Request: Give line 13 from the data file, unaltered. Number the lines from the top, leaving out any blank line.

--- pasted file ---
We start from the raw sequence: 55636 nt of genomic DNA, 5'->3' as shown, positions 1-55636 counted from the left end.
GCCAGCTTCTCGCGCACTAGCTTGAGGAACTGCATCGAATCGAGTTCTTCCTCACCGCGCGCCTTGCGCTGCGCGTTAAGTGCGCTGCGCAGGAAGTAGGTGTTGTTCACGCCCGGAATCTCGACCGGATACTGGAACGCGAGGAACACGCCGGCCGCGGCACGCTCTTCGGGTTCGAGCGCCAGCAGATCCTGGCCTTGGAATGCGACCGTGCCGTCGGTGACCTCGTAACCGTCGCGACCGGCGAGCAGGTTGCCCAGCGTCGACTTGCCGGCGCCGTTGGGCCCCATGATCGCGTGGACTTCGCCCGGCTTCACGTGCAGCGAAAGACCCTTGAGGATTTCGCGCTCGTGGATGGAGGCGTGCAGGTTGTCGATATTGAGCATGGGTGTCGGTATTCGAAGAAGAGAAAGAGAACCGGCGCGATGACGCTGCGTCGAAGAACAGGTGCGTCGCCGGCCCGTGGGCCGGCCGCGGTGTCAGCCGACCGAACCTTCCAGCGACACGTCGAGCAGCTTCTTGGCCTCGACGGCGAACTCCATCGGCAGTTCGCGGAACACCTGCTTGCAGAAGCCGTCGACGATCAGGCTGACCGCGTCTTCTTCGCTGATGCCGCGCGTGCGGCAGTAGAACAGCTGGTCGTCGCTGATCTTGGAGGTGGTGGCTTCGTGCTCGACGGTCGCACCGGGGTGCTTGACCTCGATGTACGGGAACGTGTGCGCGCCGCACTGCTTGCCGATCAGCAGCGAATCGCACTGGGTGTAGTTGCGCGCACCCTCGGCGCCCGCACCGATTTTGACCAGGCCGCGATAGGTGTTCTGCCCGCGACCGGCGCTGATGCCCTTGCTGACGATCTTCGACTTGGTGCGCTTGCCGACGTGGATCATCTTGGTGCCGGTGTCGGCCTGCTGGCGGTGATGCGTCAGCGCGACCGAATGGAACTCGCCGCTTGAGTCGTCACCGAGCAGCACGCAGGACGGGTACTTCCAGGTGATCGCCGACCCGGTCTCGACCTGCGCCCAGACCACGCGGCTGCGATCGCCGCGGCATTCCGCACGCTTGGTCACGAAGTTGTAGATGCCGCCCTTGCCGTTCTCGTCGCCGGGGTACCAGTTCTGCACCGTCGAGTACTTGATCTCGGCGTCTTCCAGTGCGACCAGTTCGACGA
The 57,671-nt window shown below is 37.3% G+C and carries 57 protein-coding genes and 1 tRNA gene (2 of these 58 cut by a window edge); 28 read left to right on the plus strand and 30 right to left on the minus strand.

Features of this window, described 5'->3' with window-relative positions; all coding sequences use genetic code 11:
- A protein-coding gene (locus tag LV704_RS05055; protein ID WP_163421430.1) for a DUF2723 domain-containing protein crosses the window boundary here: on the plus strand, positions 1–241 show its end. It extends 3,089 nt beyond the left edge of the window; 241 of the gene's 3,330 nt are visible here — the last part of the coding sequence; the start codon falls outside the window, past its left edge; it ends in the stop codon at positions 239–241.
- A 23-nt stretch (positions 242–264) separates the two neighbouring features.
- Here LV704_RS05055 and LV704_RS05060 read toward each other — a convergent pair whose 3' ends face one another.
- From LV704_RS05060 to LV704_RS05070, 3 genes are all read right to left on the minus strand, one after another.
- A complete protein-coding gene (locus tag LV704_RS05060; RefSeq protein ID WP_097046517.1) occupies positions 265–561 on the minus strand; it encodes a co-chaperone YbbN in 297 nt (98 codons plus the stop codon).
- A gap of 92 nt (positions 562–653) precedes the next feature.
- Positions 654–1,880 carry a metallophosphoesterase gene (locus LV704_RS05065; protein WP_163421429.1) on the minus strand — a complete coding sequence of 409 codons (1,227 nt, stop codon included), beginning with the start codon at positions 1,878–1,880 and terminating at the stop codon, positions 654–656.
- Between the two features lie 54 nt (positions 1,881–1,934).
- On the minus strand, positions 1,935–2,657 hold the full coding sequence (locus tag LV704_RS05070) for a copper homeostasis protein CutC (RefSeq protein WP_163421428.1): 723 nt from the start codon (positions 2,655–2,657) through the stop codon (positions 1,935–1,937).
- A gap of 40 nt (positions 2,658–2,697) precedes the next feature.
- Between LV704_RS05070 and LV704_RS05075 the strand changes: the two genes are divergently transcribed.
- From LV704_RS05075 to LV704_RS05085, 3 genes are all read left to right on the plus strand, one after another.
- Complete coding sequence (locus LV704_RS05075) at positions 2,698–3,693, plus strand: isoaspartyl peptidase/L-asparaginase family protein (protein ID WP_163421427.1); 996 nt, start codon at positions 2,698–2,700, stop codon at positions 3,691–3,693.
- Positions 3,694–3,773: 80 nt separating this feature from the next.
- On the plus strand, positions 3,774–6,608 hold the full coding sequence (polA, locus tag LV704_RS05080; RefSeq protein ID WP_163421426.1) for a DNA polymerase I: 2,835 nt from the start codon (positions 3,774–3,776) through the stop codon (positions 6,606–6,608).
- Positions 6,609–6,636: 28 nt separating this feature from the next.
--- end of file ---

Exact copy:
- On the minus strand, positions 1,935–2,657 hold the full coding sequence (locus tag LV704_RS05070) for a copper homeostasis protein CutC (RefSeq protein WP_163421428.1): 723 nt from the start codon (positions 2,655–2,657) through the stop codon (positions 1,935–1,937).